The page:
Campaigning with COVID


photo by Laura Shaw

Yard signs for various political candidates in the Winter Springs area.

The moment a reality star billionaire got sworn in as President of the United States, the 2020 election was going to be a topic of interest for the next three years. The November elections are shaping up to be something voters have never seen before with challenges no one in the history of modern democracy has ever faced. Voters are struggling with mail-in and absentee ballots while candidates are battling Zoom events and fundraising calls, and that is on top of the most divisive political climate the country has seen in decades.

Politics is constantly changing, therefore the people immersed in it are forever adapting to newer and better ways of doing things.  But this year the campaign process is dramatically different.

One of the fundamental changes is the increase in mail-in voting. Supervisor of Elections Chris Anderson told News 6 Orlando that there was a 10,000 vote by mail increase from the 2016 primary election, meaning that the November elections will break every mail-in voting record in history, and the questions and rhetoric surrounding this has been heated. 

For many, all interactions with candidates could be completely online, flipping the entire campaign process on its head.

 In-person fundraisers and door-to-door canvassing have transformed into Zoom events, and an emphasis on social media outreach, with the number of campaign-related phone calls increasing.

One of the most common problems in the political process right now is the inability to connect with a potential voter over the phone. Sharing personal anecdotes and relating to the community is a large part of the appeal for many politicians, especially in local elections.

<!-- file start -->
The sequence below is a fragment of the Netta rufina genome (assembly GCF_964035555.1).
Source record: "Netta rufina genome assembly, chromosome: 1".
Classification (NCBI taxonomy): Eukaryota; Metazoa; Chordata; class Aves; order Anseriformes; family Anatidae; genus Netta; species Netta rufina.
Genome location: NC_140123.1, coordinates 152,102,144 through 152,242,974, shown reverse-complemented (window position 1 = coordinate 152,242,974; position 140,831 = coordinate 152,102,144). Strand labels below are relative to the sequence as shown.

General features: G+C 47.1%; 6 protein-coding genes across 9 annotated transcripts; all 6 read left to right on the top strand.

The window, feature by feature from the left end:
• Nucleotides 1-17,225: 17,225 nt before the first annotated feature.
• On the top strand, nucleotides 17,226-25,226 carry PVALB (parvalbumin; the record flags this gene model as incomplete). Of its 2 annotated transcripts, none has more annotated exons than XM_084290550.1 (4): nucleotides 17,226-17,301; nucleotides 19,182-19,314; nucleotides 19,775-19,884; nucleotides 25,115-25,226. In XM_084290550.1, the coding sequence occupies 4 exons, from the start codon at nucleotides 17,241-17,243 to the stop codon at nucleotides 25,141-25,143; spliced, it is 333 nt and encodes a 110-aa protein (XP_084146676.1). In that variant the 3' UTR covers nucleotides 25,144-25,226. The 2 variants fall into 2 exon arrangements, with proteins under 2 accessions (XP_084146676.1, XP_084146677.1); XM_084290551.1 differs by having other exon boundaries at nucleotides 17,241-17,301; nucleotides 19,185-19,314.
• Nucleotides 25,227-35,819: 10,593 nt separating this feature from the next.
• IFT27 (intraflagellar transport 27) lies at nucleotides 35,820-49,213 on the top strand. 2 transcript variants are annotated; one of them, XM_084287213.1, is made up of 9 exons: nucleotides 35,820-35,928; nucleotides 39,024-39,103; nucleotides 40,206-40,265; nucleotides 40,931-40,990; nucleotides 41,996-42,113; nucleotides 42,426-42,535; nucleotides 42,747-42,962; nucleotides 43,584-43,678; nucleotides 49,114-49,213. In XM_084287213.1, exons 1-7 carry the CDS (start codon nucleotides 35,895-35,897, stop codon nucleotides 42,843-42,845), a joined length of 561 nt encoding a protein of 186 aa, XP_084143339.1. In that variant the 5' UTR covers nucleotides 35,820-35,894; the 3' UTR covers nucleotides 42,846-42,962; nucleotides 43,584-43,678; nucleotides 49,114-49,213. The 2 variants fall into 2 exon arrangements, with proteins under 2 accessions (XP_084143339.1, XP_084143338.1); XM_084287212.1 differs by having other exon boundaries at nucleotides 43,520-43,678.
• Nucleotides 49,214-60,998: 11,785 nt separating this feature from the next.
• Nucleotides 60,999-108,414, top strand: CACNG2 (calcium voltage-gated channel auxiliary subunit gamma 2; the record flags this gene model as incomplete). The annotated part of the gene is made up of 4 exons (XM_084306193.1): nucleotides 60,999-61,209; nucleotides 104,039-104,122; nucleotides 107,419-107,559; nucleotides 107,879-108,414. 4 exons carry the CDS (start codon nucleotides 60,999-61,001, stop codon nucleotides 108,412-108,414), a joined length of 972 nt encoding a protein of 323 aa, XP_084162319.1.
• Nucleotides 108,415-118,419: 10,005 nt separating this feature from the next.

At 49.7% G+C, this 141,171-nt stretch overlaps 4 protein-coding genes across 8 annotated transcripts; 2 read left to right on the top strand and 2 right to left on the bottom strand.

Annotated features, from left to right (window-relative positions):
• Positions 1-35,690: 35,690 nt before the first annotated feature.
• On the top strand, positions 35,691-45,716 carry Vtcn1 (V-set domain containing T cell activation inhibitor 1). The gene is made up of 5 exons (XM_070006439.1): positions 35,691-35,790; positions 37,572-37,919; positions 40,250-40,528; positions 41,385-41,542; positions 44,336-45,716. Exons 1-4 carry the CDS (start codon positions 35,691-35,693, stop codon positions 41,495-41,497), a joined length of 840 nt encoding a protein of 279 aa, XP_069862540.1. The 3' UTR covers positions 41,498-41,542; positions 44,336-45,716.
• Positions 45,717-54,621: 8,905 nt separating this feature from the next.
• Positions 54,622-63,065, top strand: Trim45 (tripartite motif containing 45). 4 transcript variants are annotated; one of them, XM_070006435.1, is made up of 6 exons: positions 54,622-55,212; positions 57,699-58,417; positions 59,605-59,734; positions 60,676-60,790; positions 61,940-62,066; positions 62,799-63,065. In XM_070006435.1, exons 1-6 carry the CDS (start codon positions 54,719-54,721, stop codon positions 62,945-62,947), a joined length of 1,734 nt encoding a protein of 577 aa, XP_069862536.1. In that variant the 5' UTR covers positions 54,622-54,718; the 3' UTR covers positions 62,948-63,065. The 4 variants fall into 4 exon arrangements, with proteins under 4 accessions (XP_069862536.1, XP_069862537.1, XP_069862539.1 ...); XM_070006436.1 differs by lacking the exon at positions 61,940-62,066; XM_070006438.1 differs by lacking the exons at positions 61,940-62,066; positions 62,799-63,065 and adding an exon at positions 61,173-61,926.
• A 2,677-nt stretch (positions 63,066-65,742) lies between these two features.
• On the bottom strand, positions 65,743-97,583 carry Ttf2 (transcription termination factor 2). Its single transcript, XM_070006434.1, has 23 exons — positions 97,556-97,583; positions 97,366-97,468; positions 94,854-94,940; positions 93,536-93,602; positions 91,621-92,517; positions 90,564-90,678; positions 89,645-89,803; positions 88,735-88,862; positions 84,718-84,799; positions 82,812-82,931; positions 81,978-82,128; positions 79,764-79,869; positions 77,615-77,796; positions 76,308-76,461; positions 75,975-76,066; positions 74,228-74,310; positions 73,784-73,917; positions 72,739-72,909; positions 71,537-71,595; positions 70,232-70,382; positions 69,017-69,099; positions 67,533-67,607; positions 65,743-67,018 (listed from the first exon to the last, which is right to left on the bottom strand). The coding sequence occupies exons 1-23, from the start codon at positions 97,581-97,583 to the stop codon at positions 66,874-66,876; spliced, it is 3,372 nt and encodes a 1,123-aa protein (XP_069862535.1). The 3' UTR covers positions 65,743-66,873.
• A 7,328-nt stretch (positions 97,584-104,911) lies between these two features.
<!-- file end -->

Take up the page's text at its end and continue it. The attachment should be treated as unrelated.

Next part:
“(It was)very difficult for me. I am very, very much of a people person when it comes to campaigns,” said Republican Lee Constantine, who is running for Seminole County Commissioner. “I like to shake hands, I like to pat people on the back.”

For people used to the old school methods like hosting dozens of small fundraisers at homes and going to community gatherings, family-owned restaurants or coffee shops, adapting to the more modern approach proved hard in the beginning, but they claim to be finding their feet in time for the general.

“Most of the time we contacted the individual citizen was through social media… using Facebook and the other media available to get the word out,” said Constantine. The ‘grass-roots’ campaigning of present day has adapted to include social media, zoom calls and fundraising only on a one-on-one phone call basis.

In an effort to overcome the necessary distance between candidates and voters, Democrat Pasha Baker for Florida House District 28 emphasized using all the resources she could. 

“We used lots of different ideas and ways to campaign, more than we had ever before,” Baker said. 

Republican David Smith, who will be facing Baker in November for District 28, has started to return to some in-person events, but says that a majority of them continue to be online.

“[With] COVID restrictions on gatherings, we haven’t done many in person events. We have been able to do them virtually with zoom and meetings,” said Smith. 

Baker and Smith both said that their teams had some, but not a lot of struggle switching completely virtual due to the message of their campaigns staying the same. 

 “Seminole County is evolving, the United States is evolving, we are evolving. We have to adapt to that,” said Baker. 

Smith has also paired his small in-person events with restarting door-to-door canvassing, but says it is “not going as good (as 2018),” and he is receiving less contact points than previous years. 

No matter how it gets done, voter outreach is guaranteed to be completely different than before. Voter turnout  and how people vote will be closely watched in November and the outcomes of all elections, national or local, using the more digital approach will be sure to impact how campaigns are run for years to come.